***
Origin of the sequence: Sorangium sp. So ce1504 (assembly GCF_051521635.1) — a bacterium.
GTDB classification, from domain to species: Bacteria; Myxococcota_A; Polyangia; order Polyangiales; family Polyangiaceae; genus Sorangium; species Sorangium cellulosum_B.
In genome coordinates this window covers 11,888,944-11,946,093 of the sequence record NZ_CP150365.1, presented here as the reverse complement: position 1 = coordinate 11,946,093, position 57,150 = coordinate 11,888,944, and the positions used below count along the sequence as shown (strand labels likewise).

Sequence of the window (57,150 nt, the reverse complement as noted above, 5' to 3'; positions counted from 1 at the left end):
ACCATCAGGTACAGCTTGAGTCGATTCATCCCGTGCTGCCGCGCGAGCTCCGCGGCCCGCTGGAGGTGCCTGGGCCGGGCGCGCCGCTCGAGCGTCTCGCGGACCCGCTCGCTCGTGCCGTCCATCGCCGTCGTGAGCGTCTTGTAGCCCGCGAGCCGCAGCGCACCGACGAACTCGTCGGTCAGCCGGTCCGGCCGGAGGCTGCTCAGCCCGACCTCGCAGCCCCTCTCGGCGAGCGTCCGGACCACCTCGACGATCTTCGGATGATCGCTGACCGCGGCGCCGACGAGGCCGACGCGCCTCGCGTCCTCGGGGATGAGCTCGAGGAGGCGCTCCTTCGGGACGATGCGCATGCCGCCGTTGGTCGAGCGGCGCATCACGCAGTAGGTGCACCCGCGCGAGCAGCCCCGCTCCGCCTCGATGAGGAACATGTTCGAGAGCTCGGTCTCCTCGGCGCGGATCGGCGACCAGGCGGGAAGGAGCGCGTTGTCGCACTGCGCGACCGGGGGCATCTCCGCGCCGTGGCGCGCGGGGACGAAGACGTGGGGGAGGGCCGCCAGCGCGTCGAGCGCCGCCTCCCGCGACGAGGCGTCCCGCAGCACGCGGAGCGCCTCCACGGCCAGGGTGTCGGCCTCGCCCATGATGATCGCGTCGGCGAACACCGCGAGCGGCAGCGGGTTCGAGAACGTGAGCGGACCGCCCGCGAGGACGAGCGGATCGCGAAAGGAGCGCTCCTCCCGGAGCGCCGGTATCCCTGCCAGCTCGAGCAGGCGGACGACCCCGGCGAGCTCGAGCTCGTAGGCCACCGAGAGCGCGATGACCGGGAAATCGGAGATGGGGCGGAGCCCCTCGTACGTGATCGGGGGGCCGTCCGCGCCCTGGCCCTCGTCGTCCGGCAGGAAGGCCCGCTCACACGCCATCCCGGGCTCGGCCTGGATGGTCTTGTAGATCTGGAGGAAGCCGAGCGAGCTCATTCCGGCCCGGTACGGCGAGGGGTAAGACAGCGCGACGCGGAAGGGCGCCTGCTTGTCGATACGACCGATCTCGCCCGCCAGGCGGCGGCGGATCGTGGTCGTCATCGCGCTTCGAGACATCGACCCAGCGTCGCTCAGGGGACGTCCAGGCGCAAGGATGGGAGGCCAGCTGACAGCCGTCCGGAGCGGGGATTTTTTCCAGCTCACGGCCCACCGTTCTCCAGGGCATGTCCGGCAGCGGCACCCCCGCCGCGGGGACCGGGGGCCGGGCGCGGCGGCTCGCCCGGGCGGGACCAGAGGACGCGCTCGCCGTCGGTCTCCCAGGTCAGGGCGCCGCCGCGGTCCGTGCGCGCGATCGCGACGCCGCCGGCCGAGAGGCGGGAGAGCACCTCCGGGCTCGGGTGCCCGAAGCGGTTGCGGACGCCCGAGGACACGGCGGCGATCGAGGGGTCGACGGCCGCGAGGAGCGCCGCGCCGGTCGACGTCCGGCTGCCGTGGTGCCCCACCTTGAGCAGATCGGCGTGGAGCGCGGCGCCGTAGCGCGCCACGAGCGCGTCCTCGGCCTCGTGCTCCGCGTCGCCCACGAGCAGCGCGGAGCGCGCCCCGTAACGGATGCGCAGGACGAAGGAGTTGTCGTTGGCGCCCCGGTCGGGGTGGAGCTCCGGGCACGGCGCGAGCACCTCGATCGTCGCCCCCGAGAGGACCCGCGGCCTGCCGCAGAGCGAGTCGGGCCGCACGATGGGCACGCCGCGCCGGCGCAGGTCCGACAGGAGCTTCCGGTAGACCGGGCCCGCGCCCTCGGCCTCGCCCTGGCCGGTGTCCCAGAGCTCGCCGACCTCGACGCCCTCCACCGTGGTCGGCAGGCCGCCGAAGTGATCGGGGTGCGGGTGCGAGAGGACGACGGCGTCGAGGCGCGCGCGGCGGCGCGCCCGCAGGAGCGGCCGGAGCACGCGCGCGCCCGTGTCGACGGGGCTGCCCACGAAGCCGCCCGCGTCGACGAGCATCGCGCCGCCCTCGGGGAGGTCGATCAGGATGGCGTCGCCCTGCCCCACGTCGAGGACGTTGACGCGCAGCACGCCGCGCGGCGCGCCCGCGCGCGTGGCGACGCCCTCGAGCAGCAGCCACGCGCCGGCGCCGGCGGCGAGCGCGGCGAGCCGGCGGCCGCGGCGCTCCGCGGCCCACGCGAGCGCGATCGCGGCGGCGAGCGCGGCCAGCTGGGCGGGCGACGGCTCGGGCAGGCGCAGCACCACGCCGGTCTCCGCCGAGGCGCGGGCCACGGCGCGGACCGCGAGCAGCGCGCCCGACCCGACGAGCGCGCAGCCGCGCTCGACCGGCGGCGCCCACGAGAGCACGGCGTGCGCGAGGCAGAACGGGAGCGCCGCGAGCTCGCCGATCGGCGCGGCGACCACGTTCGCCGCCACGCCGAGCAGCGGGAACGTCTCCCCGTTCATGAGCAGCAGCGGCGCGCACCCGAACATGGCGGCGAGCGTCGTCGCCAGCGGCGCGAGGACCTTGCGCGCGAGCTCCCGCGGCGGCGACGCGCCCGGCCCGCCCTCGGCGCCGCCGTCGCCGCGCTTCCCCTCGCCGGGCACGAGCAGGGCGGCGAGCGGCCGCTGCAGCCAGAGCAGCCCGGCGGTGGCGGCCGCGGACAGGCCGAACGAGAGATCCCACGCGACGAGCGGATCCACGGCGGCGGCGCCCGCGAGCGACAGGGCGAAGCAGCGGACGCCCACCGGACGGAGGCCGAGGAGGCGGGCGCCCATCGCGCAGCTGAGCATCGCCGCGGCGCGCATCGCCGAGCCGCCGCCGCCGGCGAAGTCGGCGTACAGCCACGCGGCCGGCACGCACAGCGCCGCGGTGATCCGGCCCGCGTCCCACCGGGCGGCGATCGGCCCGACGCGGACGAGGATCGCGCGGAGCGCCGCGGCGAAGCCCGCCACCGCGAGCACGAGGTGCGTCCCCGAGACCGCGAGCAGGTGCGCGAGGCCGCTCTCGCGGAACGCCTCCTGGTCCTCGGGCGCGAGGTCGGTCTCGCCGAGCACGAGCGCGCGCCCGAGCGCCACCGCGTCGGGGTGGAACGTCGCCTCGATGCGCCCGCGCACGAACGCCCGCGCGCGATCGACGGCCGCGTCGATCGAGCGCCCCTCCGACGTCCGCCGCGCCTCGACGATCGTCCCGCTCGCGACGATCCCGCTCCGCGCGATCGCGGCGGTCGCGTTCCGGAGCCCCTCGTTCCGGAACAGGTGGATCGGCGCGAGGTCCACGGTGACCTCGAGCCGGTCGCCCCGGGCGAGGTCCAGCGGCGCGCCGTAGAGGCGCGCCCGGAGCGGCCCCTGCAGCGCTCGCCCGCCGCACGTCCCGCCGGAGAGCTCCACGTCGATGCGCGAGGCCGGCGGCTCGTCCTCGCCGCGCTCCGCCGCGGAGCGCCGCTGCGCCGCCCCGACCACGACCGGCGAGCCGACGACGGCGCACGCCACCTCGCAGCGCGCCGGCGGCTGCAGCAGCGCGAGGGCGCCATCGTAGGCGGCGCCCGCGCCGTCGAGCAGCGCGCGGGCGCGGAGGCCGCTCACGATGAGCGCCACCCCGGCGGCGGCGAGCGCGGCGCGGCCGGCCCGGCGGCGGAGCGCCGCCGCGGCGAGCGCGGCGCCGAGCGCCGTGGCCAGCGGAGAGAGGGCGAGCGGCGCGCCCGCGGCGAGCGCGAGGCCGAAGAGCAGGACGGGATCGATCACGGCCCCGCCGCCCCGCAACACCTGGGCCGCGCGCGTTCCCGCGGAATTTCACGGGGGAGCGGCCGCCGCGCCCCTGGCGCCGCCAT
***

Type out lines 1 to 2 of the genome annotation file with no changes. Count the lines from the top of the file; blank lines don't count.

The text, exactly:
Origin of the sequence: Sorangium sp. So ce1504 (assembly GCF_051521635.1) — a bacterium.
GTDB classification, from domain to species: Bacteria; Myxococcota_A; Polyangia; order Polyangiales; family Polyangiaceae; genus Sorangium; species Sorangium cellulosum_B.